Tuesday, 18 September 2012

Sigma News: Trio of new lenses and USB Dock

Over at Sigma, they've been busy designing some new lenses and have announced three new ones, outlined below.  Words below from Sigma.

35mm F1.4 DG HSM

Many avid photographers will definitely prefer this 35mm lens to the more conventional 50mm. Using a leading-edge design and state-of-the-art production technology, we've honed its performance to the point where it can do full justice to the expressive power of the very latest digital cameras. At low apertures, for example, it can perform like a wide-angle lens, while if it's opened up to F1.4, it will give the background a pleasing bokeh effect and make the subject pop like a mid-range telephoto lens. What makes this lens so desirable is the wide scope it provides for artistic expression.

17-70mm F2.8-4 DC MACRO OS HSM

Mainly used for general-purpose photography, this everyday lens covers a range equivalent to 25.5-105mm on a 35mm camera. A large-aperture lens that opens up to F2.8, it's surprisingly compact in size. Great for treasured snapshots of travel or family occasions, it also handles shots that are a little bit more creative. Designed to be the kind of lens you carry around with you all the time, it delivers simplicity and is so user-friendly it's sure to satisfy even the most demanding of users.

 120-300mm F2.8 DG OS HSM

Although high-function digital cameras now deliver improved picture quality at high-ISO settings, adjusting your lens to a large aperture is still the most effective strategy for action shots. And even if you have to take the shots from a less-than-ideal position, as is so often the case when shooting sports or on-stage action, this zoom lens, with its maximum focal length of 300mm, lets you open up the aperture all the way to F2.8. In other words, when conditions are difficult, this high-performance lens gives you more scope to express yourself in the shots you take.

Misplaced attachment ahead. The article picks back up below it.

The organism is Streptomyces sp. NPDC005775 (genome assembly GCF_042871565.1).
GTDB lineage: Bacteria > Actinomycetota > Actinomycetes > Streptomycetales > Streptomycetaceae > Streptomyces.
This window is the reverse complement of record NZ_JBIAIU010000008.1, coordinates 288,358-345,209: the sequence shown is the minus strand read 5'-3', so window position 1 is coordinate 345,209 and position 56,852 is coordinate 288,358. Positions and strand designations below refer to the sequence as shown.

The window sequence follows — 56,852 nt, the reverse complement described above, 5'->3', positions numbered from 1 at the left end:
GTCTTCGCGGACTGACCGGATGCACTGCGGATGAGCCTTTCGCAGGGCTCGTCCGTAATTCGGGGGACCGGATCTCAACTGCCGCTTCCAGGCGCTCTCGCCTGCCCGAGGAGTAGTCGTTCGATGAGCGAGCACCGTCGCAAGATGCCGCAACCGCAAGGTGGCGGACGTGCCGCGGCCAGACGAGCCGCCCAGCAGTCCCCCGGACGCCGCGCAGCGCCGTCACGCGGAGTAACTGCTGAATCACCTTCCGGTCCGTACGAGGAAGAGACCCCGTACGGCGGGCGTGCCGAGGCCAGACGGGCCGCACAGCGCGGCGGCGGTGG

More details here, which also introduces a 'USB dock', for updating firmware, etc. on the lens - an interesting idea to make it available to the end-consumer.

Canon News: EOS 6D DSLR Announced

After the usual speculation, wish-lists and leaked specs, Canon have now confirmed their 'entry-level' full-frame DSLR is called the 6D:

Canon have dropped it between their APS-C (crop) DSLR 7D and their full-frame magnificent 5D Mark III.  Compared the latter, inevitably Canon have kept the specification lower, especially around things which are important to wildlife photographers, like the auto-focus system and frames per second.  On paper at least, it therefore doesn't compare that favourably to the recently launched Nikon D600.

Here is a little more info on the 6D:

  • Full-frame 20.2-megapixel sensor 
  • Tough, lightweight construction 
  • Max ISO 25,600 (expandable to ISO 102,400) 
  • 11-point AF sensitive down to -3EV 
  • GPS* records your location 
  • Wi-Fi** file transfer and remote control 
  • Full-HD video
As you'll notice, a couple of new things are included - Wi-Fi and GPS, features which will inevitably be included in most cameras (from smartphones to professional ones) in the coming 18-24 months.  The Wi-fi option is of potential interest in that it's compatible with a new Android and iOS app which allows the camera to be controlled remotely.  There's more information on that here, (interesting to see a 7D referenced in the screen shots too). 

I'm yet to see official prices for the 6D in the UK, but I believe it will also be available with the 24-105 IS lens, so there's still life in that lens for a while longer!

More details of the 6D can be found here.

Monday, 17 September 2012